While SAT or ACT scores are no longer required for admission, it is still one of the optional pathways to admission. Many students submit these scores, and the data shows that the median SAT score continues to rise at UH.
I am so proud of our student body. They continue to excel and defy the odds. But the demands of success and modern-day stressors can cause distress and fatigue.
So, we must talk about mental health and wellness. Nationwide, colleges report an alarming trend in rising stress levels among young learners leading to anxiety, depression and even suicide. Sadly, we lost two of our own to suicide last spring. The experience was heartbreaking and traumatic for the entire UH community. We immediately took measures and further strengthened our efforts by initiating a $38 million plan, which included renovation of Agnes Arnold, creating a culture of care and enhancing our medical services. Our aim is to build a resilient campus that focuses on not just treatment but also support and, most importantly, prevention.
At times, it feels like an uphill battle, and you may feel that your individual efforts do not matter. I would like to assure you that what you do matters … it matters deeply to those touched by you.
Let me share with you the contents of a letter I received from a mother in Colombia telling me how her daughter had lost all hope and was harboring suicidal thoughts when a member of the catering team found her crying bitterly in a bathroom. This member, as the mother said, kept a vigil on her daughter and gave her company until she was in professional hands. She continued to keep in touch with her for the rest of her time at UH. This mother concluded her letter by saying “Because of your staff, my daughter has graduated and is with me today. My daughter would not be alive if it were not for your staff member, Ms. Evelin.”
Evelin works for UH through a 3rd party vendor, and yet her passion and commitment for students is exemplary. She is proof of the power of compassion, and how each one of us has a role to play.
May I ask Evelin to please stand?
And by the way the letter was in Spanish and the mother wrote, “Please have someone read it for you,” but you know that I read it myself.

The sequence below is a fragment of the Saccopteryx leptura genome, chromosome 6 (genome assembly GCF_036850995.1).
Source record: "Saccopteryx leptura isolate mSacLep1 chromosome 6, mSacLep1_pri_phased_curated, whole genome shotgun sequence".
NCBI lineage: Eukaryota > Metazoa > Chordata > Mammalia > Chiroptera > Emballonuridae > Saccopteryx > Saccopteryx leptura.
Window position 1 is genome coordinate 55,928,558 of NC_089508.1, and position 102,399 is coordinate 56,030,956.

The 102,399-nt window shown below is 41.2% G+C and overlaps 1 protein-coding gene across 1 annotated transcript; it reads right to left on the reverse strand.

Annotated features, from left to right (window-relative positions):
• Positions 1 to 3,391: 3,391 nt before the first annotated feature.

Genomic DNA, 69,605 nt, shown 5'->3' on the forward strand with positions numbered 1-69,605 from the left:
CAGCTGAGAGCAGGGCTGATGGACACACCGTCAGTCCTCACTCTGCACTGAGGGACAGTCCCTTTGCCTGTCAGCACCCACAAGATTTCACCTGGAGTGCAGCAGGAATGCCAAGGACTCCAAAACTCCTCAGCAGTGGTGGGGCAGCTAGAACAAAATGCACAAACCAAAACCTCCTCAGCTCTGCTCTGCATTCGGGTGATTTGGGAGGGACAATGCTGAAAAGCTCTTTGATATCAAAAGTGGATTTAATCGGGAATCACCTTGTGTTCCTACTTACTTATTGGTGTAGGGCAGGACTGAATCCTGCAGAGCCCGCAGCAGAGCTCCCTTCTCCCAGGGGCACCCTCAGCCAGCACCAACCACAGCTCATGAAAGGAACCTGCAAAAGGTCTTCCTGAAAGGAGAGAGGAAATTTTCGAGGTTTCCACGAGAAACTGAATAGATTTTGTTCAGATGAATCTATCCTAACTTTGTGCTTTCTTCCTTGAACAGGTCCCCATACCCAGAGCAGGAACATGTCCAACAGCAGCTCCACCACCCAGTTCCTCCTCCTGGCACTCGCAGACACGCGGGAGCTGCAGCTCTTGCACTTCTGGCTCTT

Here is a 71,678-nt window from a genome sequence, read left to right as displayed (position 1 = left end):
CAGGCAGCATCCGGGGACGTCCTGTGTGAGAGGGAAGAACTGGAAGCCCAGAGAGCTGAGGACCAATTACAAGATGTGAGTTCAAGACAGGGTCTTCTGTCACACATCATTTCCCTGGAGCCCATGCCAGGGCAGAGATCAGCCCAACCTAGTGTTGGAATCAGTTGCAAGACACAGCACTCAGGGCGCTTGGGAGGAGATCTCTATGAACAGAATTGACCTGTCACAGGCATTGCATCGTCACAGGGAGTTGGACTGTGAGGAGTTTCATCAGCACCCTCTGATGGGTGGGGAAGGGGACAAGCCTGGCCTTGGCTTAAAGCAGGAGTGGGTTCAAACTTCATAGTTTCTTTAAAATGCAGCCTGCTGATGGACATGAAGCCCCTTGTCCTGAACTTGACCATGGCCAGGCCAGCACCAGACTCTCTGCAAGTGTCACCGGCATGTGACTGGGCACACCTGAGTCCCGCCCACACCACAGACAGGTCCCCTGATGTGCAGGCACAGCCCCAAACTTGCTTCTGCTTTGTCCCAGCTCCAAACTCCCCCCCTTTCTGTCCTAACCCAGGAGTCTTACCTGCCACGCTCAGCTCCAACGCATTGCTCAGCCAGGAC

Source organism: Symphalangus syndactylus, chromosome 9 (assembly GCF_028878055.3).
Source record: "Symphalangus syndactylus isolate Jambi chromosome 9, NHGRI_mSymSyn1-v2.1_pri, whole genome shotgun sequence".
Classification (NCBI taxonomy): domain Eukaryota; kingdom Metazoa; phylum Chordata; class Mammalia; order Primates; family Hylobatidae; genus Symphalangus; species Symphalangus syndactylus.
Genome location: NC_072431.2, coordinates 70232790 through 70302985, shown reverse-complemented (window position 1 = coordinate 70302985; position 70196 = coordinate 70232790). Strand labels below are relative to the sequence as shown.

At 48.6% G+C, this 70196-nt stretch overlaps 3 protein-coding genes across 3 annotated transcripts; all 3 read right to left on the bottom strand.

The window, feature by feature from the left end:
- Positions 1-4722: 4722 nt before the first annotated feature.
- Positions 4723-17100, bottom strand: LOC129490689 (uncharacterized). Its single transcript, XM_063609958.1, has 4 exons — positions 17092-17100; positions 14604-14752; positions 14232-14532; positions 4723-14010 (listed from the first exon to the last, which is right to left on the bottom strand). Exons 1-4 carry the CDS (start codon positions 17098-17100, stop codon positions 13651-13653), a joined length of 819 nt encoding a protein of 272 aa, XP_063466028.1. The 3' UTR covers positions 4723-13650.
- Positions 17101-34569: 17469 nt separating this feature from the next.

Dedication and passion are hallmarks of a student-centered campus culture, and a culture of community care. While rankings only focus on students who start in their freshmen year, a culture controls and encompasses every student … freshmen, transfers and graduates and our mission includes helping every student to succeed — academically and also in life.
Research and Faculty
People often ask me about my first impressions of the University of Houston when I arrived here in 2008. I said then and I still say sometimes that UH’s substance is far stronger than its reputation. So, let us talk about reputation. Each year, U.S. News & World Report conducts a peer survey of presidents and provosts of all universities, asking them to rate the reputation of various universities in America. As strange as it may sound, the score on this survey carries more weight than any other factor when calculating university rankings, and what that means is that brand equity plays in favor of those who are already on the top.
On this survey, UH’s average score is 2.9, however, it is higher … I know it’s higher than what it was 15 years ago, however it’s not enough. But every time we have done something big and bold, anything big and bold, that brought national attention, I know our rankings inched up. Among these big things are hiring a big-name researcher, starting a medical school, branding UH as the Energy University, and, of course, dominating on the basketball court. It goes without saying that if we want to change the academic reputation, we need to do bigger and bolder things … things that are impactful like path-breaking discoveries. This is where our faculty and the quality of their work play a critical role. One of the measures of quality is our faculty’s ability to successfully compete for federal research dollars.
A few years ago, we unveiled an ambitious plan to expand our research footprint by getting laser focused and strategic. We identified areas of strength where we already were strong and then started investing in them by recruiting additional researchers and giving them the tools to collaborate. This strategy was quickly embraced by a visionary donor who wished to remain anonymous but donated $50 million to help us raise another $50 million to endow chairs and professorships. In subsequent years, other donors answered the call and at this point, we have 21 endowments to attract the best of the best to the University of Houston. Our efforts are paying off, and we have seen a 53% growth in federal research expenditures by our faculty in the last five years alone.